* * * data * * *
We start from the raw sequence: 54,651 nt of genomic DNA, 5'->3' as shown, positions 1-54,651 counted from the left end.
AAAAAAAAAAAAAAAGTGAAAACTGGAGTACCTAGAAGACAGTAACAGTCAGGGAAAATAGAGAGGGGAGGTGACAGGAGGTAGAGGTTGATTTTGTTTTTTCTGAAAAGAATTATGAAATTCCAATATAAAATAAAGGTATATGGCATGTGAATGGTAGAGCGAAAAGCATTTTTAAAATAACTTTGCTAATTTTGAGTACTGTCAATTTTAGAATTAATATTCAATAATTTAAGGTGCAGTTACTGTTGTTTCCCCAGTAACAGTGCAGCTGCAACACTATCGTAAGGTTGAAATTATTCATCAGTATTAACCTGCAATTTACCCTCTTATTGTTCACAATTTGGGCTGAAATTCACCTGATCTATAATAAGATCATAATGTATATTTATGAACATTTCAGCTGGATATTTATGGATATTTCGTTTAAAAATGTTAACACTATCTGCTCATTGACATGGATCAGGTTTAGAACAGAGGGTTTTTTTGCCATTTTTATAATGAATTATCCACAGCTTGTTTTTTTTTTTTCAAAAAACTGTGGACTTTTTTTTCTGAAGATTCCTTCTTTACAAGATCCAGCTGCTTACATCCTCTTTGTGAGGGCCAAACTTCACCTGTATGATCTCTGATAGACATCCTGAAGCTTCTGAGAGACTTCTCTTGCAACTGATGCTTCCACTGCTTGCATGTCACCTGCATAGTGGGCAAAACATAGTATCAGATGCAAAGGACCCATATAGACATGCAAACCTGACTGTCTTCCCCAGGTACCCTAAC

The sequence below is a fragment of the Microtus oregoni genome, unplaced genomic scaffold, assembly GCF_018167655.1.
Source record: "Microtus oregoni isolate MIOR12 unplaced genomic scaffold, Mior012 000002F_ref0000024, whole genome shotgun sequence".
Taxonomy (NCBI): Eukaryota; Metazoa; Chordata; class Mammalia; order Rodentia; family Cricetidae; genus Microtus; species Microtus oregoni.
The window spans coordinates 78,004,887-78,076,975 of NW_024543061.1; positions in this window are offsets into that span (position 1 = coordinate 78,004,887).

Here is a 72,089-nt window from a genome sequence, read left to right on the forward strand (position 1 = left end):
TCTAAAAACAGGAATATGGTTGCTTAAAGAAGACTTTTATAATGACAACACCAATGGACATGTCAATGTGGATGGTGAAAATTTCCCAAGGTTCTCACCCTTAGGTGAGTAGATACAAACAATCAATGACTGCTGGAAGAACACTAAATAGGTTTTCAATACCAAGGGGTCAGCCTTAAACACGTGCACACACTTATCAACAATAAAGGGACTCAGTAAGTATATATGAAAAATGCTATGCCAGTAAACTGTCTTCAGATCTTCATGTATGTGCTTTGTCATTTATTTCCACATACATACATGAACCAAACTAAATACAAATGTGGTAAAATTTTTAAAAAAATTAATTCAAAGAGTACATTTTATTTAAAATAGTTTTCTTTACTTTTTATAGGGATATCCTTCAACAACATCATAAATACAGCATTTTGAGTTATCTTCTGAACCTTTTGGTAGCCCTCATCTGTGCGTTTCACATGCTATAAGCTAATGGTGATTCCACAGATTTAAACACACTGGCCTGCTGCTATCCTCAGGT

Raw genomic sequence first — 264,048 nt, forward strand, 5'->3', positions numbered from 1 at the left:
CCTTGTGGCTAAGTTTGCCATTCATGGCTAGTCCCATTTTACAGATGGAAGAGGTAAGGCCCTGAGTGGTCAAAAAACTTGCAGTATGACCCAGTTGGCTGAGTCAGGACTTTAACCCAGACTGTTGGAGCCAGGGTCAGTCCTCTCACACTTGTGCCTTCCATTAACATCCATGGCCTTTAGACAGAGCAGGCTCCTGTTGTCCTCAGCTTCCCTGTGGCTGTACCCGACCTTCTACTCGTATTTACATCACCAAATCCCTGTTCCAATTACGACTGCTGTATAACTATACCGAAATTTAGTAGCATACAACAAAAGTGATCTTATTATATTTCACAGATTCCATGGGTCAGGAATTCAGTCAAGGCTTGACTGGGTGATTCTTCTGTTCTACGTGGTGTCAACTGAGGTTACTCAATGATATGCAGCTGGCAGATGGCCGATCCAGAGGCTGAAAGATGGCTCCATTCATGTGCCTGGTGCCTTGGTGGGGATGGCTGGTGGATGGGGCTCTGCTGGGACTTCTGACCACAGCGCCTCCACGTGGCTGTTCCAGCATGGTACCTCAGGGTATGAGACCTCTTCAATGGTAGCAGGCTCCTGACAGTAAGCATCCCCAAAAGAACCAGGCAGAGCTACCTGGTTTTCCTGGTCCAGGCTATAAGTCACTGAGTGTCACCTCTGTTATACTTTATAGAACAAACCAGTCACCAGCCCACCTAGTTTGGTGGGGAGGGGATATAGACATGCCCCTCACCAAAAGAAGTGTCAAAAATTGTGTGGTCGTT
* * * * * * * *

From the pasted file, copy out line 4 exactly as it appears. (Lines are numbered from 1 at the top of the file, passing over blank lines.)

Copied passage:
Source record: "Microtus oregoni isolate MIOR12 unplaced genomic scaffold, Mior012 000002F_ref0000024, whole genome shotgun sequence".